On that front I have been thinking of dusting the gloves down again and have been thinking of joining a local team and playing the odd game and have been delighted to hear that in my forties I can qualify for the local veterans team. I always thought there was a chance to play again at a sensible level as there were professionals still playing the game like Graham Hick and Teddy Sheringham in the Premiership who are both a similar age but now they have sadly retired. I listen to sport now and see that guys now playing at the best levels are the sons of people I used to watch. I am sure in my mind that I can still dive across first slip to take the thick edge but I think in “real life” that I’ll let the guy in the slips have a go for it!

The other thing I’d be thinking of trying was cycling but I just think it is so uncool. I have to admit it is nice to see a bunch of people getting out and doing some excercise but when they are riding 4 abreast and holding up the traffic thinking they are doing a good speed it can be annoying especially when I am in the truck and have trout to catch.

Emma and I recently walked to a nearby village where the Tour of Britain cycle race was passing. It was all very exciting but we had walked 4 miles to see something that passed us in about 1 minute but as least we had a lovely walk.


There were a couple of guys standing there in their cycling regalia which looked in my mind ridiculous and then another one of them turned up and I listened while they talked in a technical language that sounded like gibberish. Emma and I talked about it on the walk back and we came to the conclusion that people would have probably said the same if I had stood there in my waders and had started speaking to another fly angler. That is the great thing about hobbies and pastimes. There are so many some might be of interest to some people but not to others and once you get into them they are great no matter how silly we might think as an outsider. That having been said my new Simms jacket is rather stylish….well, at least I think so!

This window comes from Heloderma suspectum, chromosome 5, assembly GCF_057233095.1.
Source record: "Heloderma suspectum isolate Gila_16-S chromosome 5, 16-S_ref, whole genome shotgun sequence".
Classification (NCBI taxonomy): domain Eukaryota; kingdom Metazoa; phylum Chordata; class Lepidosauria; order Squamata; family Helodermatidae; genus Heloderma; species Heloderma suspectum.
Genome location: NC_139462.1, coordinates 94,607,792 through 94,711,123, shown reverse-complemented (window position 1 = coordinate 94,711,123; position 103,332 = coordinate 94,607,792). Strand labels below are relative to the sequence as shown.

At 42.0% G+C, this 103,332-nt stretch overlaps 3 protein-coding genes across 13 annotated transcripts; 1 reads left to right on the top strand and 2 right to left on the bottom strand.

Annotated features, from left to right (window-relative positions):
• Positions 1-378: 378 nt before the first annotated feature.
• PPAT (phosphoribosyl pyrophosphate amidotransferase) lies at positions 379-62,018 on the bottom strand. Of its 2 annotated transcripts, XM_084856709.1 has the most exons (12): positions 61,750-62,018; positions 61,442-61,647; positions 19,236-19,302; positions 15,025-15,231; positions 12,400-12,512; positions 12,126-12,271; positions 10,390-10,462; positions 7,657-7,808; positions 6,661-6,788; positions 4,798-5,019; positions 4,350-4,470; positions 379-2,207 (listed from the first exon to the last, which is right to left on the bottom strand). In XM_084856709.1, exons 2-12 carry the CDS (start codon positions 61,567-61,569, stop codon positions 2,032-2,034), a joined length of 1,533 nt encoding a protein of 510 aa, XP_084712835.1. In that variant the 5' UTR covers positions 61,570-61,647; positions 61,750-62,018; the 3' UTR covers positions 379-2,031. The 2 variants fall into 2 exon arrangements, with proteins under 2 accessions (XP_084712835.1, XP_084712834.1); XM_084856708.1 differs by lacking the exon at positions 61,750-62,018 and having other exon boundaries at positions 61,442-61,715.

Fernworthy Brown

I met up with Howard the other day to fish Fernworthy. The wind was pretty similar to what I had exeprienced at Colliford the week before. I used the same set up, a 6wt rod with intermediate line and black tadpole and it worked really well. I caught quite a few fish and once Howard tied on a tadpole so did he. I fished the lee side again and the fish were pretty well bunched and liked the fly with really short, brisk strips. I did have a couple on a fry pattern too but tadpole was the fly of the day.

I am just back from a couple of days fishing the chalkstreams and they have some seriously low water. It meant that the grayling were bunched in big pods and we also saw a few pike on the edges of the pods just keeping an eye on things. I’ll be writing more about this soon.

Westcountry grayling are back on the menu this week so with temps dropping I’ll be sure to keep the knees warm.

My good friend Jim Williams has a new version of his site up which is worth a look with agreat blog too.

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Fishing with friends

Tuesday, October 11th, 2011

There is nothing like the company of a good friend when you are fishing. Sharing the highs, lows and adventures makes having a buddy along to share it that bit more special. As the river season for trout is over I have a little bit more time for some fishing myself. Last week I headed down the A30 to Colliford with my good friend Dave. Dave runs The Dartmoor School of Fly Fishing. I don’t think anyone knows Kennick as well or spends as much time there (although Jan might give him a run for his money!). Both he and Lee are real experts on fishing Dartmoor too but he hadn’t been down to Colliford for a few years so we thought it might be worth a look.